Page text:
Tuesday, April 22, 2008

WANTED- President. MENSA members need not apply

The message that “intellect is important” has become a tough-sell in the modern United States. Maybe this was always the case. After all, ever since the earliest days of the American Revolution, the new nation saw itself, partly, as a kind of thumb-in-the-eye response to the obnoxious and snooty European aristocracies. “America,” we were told, “celebrated the common man,” although it’s doubtful that anyone ever knew, precisely, just what that phrase meant. What sustained us, however, and what allowed us to prosper beyond anything the world had ever seen was the fact that we selected leaders who were just a little bit smarter than the common man. There was a time, not so long ago, that we actually wanted to be governed by the best and the brightest.

Sometime during the 1992 presidential campaign, Bill Clinton or one of his strategists had the bright idea to position candidate Clinton as something of a common man. It worked like magic. Voters were told by pundits that they seemed to rally around Clinton because he was “like them.” He didn’t talk like FDR or Eisenhower or JFK. In fact, he didn’t talk like any previous presidential contender or president. He was the kindly and folksy Sheriff of Mayberry and we were all little Opie Taylors. The ground had shifted, and future presidential aspirants would now be judged on how much they were like the voters—the common man.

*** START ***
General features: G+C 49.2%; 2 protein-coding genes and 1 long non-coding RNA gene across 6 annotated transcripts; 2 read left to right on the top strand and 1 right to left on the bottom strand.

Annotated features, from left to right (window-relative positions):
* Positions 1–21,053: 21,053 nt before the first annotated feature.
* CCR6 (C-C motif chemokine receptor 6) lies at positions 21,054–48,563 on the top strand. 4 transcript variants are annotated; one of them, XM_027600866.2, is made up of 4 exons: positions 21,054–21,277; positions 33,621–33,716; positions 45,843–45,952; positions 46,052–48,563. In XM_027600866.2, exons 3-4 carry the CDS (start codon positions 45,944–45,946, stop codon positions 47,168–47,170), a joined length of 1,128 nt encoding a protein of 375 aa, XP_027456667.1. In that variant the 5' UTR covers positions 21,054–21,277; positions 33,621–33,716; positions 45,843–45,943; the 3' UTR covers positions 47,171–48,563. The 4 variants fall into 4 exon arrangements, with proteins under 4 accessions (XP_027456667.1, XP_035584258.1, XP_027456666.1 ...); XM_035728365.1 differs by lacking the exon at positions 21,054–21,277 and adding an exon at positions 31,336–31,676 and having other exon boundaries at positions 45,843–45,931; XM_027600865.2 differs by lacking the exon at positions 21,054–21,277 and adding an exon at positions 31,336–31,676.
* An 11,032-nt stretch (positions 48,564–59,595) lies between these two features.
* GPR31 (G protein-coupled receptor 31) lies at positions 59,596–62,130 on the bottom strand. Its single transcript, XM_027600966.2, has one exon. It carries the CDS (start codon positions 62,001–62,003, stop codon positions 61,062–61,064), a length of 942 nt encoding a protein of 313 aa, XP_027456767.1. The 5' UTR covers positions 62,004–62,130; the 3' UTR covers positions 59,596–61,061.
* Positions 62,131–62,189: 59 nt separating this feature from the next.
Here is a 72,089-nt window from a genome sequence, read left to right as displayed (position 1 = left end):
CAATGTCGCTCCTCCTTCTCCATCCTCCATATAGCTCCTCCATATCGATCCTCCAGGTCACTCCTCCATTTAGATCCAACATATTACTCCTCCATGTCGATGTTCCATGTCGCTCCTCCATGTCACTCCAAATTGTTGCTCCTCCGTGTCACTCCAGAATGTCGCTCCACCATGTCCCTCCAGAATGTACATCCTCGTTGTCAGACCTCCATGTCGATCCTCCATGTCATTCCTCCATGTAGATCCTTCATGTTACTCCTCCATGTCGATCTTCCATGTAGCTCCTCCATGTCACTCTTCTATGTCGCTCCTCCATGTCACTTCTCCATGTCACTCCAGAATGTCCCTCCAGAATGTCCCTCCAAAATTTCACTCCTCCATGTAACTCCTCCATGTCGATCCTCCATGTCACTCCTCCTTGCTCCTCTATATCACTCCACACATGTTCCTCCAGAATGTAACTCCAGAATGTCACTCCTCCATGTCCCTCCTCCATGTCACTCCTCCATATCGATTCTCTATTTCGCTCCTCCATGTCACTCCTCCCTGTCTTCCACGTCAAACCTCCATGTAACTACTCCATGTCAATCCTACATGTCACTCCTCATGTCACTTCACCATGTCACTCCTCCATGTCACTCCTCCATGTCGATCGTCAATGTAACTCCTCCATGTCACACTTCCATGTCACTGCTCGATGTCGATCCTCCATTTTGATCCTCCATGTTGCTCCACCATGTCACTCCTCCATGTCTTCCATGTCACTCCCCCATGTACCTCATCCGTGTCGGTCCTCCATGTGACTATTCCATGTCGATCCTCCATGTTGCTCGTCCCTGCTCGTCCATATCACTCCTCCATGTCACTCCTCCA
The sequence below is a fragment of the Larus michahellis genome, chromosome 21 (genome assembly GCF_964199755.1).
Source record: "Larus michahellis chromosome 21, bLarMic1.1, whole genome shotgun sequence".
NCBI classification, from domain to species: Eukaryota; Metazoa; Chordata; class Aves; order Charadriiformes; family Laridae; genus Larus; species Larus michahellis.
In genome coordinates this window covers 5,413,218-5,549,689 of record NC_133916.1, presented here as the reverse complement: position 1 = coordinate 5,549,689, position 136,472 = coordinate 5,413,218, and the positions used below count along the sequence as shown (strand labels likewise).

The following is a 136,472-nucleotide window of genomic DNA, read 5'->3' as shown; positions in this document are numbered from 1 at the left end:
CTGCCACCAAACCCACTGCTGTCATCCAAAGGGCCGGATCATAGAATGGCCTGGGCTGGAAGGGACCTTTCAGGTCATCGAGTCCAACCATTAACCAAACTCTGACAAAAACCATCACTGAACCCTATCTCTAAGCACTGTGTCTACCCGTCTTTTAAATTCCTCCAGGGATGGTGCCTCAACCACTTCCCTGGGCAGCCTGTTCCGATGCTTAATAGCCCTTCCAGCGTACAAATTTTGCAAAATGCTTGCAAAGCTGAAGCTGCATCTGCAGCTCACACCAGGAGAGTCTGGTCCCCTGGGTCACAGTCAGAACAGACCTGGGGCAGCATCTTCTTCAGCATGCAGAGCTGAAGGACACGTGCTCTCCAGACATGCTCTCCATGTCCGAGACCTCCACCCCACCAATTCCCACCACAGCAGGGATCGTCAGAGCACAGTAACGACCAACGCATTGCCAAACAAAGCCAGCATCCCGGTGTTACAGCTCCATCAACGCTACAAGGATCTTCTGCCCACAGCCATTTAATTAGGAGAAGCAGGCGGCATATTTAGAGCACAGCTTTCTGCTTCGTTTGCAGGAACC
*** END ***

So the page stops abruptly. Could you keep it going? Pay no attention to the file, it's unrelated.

It should have come as no surprise, then, that George W. Bush failed to measure up in intellect or performance when faced with 9/11, and Hurricane Katrina, and massive Mexican immigration, and skyrocketing oil prices. His election was based in part on the fact that he was like the voters, people who were easily blindsided by adjustable rate mortgages, people who were unlikely to be attending MENSA meetings. In a nation where 25% of high school students drop out before graduation, we need to ask the question, “Do we really want our president to be just like us?”

We are now faced with the candidacy of a man who makes no pretense at being just like the voters. On top of that, he’s black. And because he speaks in complete and eloquent sentences, there is the suspicion that he might be an “uppity” black, with none of the comforting Uncle Remus qualities that made Bill Clinton our honorary first black president. This new black candidate has been labeled (dare I say it?) an “elitist.” For eight years we’ve seen the destruction that defined the presidency of a pseudo cowboy with a room-temperature I.Q. God forbid that we should now raise an “elitist” to the presidency. Is there any possible way that an unvarnished elitist could be worse than a "decider" shooting from the hip like a common man. I have a message for the American voters. The fact that we’ve never been a particularly cerebral populace should not condemn us to be forever governed by nitwits.

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